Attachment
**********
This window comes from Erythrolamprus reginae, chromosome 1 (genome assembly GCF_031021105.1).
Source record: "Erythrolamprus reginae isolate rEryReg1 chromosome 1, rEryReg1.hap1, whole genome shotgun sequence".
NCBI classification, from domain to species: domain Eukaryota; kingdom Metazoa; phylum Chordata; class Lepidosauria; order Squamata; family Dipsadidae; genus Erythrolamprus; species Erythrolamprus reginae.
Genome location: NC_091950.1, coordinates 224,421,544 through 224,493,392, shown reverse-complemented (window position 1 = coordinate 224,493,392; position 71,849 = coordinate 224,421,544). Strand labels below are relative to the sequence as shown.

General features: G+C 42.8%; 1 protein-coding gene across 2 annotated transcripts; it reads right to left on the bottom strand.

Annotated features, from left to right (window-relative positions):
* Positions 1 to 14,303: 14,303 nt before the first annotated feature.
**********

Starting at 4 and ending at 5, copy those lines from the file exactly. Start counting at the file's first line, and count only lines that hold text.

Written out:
Genome location: NC_091950.1, coordinates 224,421,544 through 224,493,392, shown reverse-complemented (window position 1 = coordinate 224,493,392; position 71,849 = coordinate 224,421,544). Strand labels below are relative to the sequence as shown.

General features: G+C 42.8%; 1 protein-coding gene across 2 annotated transcripts; it reads right to left on the bottom strand.